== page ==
Seniors at home in co-housing

"You can come up with a lot of agreements from a social point of view," Durrett says. "What I'll do if you get sick. You can give each other permission to care for each other."

Residents at Silver Sage have their own units — 16 duplexes and attached homes on 1 acre. The homes are somewhat smaller to allow more space for the common house, guest rooms for visitors and gardens.

"Three plagues of aging are isolation, boredom and helplessness," says resident Arthur Okner, 66.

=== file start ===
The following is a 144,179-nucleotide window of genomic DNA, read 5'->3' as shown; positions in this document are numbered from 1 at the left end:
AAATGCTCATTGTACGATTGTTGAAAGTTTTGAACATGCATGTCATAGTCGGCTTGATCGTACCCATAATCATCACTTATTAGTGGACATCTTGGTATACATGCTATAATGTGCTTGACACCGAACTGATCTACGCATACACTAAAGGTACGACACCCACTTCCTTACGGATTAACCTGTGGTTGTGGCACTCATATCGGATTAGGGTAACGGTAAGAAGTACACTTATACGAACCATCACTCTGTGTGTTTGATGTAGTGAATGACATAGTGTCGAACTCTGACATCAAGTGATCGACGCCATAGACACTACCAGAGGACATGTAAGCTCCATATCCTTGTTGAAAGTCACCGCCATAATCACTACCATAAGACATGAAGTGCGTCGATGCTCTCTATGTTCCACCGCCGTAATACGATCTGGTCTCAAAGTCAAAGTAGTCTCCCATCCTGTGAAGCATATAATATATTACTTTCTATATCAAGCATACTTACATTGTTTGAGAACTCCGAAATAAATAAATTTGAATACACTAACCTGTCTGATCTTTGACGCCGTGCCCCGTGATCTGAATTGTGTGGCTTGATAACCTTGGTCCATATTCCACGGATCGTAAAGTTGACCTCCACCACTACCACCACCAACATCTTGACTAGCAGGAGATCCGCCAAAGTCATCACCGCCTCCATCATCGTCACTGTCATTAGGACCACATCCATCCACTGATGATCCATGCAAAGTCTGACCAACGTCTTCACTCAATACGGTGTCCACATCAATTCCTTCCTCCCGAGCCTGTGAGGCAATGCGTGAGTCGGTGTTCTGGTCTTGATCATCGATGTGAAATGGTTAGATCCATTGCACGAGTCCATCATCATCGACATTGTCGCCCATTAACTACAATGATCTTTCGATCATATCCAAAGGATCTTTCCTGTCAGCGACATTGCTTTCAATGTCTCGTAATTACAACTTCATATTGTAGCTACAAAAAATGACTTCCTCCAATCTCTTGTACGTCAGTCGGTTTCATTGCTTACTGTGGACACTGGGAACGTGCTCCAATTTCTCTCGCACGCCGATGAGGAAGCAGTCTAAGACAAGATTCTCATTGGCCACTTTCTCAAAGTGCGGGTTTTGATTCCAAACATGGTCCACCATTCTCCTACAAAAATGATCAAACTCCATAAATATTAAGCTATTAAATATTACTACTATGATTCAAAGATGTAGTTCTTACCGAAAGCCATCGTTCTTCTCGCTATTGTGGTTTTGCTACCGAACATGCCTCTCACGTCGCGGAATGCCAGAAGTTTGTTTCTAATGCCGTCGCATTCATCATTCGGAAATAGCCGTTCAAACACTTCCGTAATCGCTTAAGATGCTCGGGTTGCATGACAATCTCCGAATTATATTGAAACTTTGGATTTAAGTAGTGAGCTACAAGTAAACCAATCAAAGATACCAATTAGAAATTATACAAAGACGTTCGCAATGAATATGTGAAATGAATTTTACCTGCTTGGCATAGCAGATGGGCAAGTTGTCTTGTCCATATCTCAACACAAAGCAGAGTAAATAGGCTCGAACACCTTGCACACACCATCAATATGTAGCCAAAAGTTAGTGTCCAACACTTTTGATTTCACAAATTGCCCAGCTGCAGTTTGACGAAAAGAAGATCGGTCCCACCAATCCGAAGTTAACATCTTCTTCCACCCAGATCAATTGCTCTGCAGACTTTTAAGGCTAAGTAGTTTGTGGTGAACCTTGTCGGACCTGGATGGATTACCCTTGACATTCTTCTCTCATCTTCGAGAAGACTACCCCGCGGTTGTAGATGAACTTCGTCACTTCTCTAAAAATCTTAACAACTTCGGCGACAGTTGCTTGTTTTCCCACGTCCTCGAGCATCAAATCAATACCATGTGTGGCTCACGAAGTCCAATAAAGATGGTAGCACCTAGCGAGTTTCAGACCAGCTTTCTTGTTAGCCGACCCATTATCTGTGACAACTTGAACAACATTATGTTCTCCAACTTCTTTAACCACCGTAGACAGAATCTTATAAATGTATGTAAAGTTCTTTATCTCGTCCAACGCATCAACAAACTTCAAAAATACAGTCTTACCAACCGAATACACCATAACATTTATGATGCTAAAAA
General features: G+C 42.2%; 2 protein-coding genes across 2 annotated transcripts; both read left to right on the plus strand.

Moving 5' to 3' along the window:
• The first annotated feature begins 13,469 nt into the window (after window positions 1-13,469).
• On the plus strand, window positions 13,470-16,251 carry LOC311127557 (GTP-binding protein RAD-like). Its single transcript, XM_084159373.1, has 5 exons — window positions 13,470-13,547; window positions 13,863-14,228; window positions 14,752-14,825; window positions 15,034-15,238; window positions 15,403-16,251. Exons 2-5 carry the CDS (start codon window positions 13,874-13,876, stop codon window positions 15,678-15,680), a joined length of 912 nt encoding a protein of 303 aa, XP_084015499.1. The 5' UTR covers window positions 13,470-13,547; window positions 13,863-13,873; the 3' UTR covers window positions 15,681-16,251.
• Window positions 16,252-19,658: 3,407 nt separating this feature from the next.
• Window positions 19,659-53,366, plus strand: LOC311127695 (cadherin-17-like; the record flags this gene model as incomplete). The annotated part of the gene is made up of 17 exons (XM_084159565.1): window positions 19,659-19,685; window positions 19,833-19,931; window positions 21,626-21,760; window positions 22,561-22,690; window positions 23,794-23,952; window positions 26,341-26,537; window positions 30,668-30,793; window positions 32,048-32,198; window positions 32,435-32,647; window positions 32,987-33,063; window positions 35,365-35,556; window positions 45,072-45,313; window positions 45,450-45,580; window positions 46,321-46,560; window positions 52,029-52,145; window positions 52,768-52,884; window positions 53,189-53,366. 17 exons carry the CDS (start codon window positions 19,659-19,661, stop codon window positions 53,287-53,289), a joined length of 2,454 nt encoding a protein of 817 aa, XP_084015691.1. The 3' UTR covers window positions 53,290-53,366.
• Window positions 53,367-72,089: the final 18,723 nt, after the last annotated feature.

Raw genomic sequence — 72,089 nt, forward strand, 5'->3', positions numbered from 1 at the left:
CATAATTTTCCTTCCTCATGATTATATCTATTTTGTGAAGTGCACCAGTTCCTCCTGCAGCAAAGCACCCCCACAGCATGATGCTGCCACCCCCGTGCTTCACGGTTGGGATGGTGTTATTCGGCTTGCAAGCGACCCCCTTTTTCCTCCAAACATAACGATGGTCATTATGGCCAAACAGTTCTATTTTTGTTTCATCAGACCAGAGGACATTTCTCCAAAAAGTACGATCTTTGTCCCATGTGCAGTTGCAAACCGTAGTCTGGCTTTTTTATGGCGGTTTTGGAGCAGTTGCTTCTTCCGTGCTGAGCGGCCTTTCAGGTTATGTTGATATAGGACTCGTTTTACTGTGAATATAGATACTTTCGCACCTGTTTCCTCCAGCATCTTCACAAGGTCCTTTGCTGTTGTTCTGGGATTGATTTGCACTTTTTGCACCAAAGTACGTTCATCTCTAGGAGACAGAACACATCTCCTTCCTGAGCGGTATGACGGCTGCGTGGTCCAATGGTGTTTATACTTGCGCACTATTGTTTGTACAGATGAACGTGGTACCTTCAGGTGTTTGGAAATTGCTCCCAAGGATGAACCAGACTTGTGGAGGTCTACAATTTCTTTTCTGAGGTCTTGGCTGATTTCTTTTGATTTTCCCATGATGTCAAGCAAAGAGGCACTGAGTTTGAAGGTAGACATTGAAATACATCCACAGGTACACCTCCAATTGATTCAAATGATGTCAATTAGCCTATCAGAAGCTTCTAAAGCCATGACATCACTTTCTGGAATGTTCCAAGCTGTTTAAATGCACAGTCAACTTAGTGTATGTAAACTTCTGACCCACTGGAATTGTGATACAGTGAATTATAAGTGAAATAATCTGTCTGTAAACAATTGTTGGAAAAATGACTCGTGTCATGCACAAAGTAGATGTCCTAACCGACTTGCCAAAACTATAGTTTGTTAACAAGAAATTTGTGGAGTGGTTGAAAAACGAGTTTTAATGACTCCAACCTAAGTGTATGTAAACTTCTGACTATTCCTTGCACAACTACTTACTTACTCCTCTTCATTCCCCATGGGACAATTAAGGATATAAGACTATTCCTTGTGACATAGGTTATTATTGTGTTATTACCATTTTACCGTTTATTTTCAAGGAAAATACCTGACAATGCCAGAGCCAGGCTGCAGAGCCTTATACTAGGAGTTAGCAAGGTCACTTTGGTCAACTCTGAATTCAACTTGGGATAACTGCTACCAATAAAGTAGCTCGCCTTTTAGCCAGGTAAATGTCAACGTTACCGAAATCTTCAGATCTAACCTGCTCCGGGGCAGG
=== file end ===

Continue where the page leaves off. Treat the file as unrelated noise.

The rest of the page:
He has no fear of that at Silver Sage. When he had a health issue that took him to the emergency room, "immediately people were checking on me."

Okner says senior co-housing is an alternative to institutional care. "Graceful aging belongs to people who say to themselves: 'I'm going to age, I'm not going to stay the way I am now and I'm prepared for it,' " he says. "We keep each other out of the old-age nursing home as long as is humanly possible."

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